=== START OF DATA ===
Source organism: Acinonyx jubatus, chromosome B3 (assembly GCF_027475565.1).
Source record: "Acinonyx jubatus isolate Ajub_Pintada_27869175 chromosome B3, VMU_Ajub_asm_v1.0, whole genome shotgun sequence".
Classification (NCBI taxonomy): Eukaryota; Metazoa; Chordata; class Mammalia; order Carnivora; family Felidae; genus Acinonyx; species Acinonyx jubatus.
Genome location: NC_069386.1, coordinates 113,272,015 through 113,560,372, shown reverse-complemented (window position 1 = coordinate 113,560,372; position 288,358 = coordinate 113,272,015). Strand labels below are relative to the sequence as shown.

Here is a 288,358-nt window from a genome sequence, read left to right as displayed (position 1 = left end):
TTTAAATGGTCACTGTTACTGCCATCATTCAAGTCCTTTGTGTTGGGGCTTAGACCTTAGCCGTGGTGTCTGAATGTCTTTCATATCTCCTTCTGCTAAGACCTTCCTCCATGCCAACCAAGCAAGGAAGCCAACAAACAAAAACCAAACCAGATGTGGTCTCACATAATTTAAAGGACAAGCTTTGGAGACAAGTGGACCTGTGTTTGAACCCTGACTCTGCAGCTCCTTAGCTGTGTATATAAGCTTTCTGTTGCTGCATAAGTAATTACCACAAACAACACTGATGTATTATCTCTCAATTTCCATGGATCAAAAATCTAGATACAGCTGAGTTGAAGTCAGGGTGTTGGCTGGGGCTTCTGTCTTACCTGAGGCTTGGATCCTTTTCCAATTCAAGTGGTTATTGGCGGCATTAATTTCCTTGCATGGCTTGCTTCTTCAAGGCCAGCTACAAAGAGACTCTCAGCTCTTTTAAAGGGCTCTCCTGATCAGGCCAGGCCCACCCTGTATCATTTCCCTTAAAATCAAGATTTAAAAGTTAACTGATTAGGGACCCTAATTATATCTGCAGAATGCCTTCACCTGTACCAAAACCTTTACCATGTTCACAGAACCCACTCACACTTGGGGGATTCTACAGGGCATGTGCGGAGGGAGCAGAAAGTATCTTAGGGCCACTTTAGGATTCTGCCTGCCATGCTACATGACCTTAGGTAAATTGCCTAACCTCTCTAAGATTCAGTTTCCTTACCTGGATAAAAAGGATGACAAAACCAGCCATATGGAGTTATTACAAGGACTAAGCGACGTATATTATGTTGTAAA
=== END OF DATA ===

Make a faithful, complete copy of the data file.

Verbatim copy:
Source organism: Acinonyx jubatus, chromosome B3 (assembly GCF_027475565.1).
Source record: "Acinonyx jubatus isolate Ajub_Pintada_27869175 chromosome B3, VMU_Ajub_asm_v1.0, whole genome shotgun sequence".
Classification (NCBI taxonomy): Eukaryota; Metazoa; Chordata; class Mammalia; order Carnivora; family Felidae; genus Acinonyx; species Acinonyx jubatus.
Genome location: NC_069386.1, coordinates 113,272,015 through 113,560,372, shown reverse-complemented (window position 1 = coordinate 113,560,372; position 288,358 = coordinate 113,272,015). Strand labels below are relative to the sequence as shown.

Here is a 288,358-nt window from a genome sequence, read left to right as displayed (position 1 = left end):
TTTAAATGGTCACTGTTACTGCCATCATTCAAGTCCTTTGTGTTGGGGCTTAGACCTTAGCCGTGGTGTCTGAATGTCTTTCATATCTCCTTCTGCTAAGACCTTCCTCCATGCCAACCAAGCAAGGAAGCCAACAAACAAAAACCAAACCAGATGTGGTCTCACATAATTTAAAGGACAAGCTTTGGAGACAAGTGGACCTGTGTTTGAACCCTGACTCTGCAGCTCCTTAGCTGTGTATATAAGCTTTCTGTTGCTGCATAAGTAATTACCACAAACAACACTGATGTATTATCTCTCAATTTCCATGGATCAAAAATCTAGATACAGCTGAGTTGAAGTCAGGGTGTTGGCTGGGGCTTCTGTCTTACCTGAGGCTTGGATCCTTTTCCAATTCAAGTGGTTATTGGCGGCATTAATTTCCTTGCATGGCTTGCTTCTTCAAGGCCAGCTACAAAGAGACTCTCAGCTCTTTTAAAGGGCTCTCCTGATCAGGCCAGGCCCACCCTGTATCATTTCCCTTAAAATCAAGATTTAAAAGTTAACTGATTAGGGACCCTAATTATATCTGCAGAATGCCTTCACCTGTACCAAAACCTTTACCATGTTCACAGAACCCACTCACACTTGGGGGATTCTACAGGGCATGTGCGGAGGGAGCAGAAAGTATCTTAGGGCCACTTTAGGATTCTGCCTGCCATGCTACATGACCTTAGGTAAATTGCCTAACCTCTCTAAGATTCAGTTTCCTTACCTGGATAAAAAGGATGACAAAACCAGCCATATGGAGTTATTACAAGGACTAAGCGACGTATATTATGTTGTAAA